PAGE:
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Multiracialism on The Real World and the Reconfiguration of Politics in MTV’s Brand During the 2000s

Posted in Articles, Communications/Media Studies, Literary/Artistic Criticism, Media Archive, United States on 2011-11-25 18:30Z by Steven

Multiracialism on The Real World and the Reconfiguration of Politics in MTV’s Brand During the 2000s

Popular Communication
Volume 8, Issue 2, 2010
pages 132-146
DOI: 10.1080/15405701003676105

Jon Kraszewski, Assistant Professor of Communication
Seton Hall University, South Orange, New Jersery

The Real World’s focus on multiracial identity is part of the MTV’s efforts to rebrand itself as being more tolerant of all political opinions in the 2000s. Post-2000 seasons of The Real World contain two different portraits of multiracialism that appeal to viewers across the political spectrum. The liberalism in these seasons comes from multiracialism functioning as a liberal utopia free of racism, one where fluidity, not hostility, defines race relations. At the same time, these seasons appeal to conservative sensibilities by making multiracial cast members models of neoliberal self-management that conservatives recently have used to justify dismantling the welfare state and civil rights initiatives. While neither the liberal nor the conservative portraits of multiracialism on post-2000 seasons of The Real World appear to be overtly racist, I unearth subtext where The Real World articulates multiracialism to white supremacy and anti-blackness.

The Real World is one of the longest running series in American television history. Premiering in 1992. the series has already completed 22 seasons, and MTV recently contracted for four more. Scholars have interrogated the racial politics of the series, but they have equated race with either blackness, specifically the series’ stereotypical portraits of black masculinity, or tensions between urban blacks and rural whites (Bell-Jordan, 2008; Kraszewski, 2009; Orbe, 1998; Park, 2008). This focus has excluded scholarly engagement with other racial identities on the series. This essay unsettles the scholarly equation of race with blackness in The Real World by exploring the politics of multiracialism on the series in the 2000s. A list of multiracial characters on recent seasons includes Aneesa from The Real World, Chicago; Irulon and Arissa from The Real World, Las Vegas; Adam from The Real World, Paris, and Brianna from The Real World, Hollywood. These cast members has one parent who is black and one who is white. The erasure of these characters from discussions about race relates to a larger omission of mixed-race people from media studies scholarship. In Mixed Race Hollywood, Beltrán and Fojas (2008) write that despite “the veritable explosion of multiracial imagery in Hollywood film and media culture today, there has been little published scholarship to dale on the history or current representation of mixed-race individuals, romances, families, or stars on screen” (p. 2).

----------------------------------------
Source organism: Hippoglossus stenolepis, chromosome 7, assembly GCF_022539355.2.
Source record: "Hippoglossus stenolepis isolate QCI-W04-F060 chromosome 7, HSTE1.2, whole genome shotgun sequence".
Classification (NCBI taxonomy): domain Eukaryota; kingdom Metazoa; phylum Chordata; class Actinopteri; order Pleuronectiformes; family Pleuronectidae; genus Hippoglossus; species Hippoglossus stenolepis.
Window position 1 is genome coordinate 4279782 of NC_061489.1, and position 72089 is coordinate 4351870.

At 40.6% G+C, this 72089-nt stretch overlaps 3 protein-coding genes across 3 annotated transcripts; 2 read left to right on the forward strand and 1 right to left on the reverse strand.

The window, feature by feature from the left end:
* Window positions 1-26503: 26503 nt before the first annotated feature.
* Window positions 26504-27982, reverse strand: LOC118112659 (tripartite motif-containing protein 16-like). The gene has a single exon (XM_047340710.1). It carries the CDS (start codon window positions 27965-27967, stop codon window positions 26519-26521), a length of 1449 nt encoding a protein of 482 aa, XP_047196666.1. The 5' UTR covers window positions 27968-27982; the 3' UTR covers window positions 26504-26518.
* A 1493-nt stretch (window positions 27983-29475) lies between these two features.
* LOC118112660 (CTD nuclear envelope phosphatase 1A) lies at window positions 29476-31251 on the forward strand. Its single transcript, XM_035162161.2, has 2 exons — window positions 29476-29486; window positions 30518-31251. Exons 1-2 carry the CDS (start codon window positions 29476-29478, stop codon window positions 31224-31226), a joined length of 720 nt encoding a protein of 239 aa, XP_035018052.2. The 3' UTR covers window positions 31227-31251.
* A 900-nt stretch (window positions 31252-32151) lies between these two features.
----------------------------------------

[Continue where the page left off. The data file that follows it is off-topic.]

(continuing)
Analyzing a long-running series such as The Real World presents methodological and historical problems: a channel undergoes branding changes over the course of 18 years, which…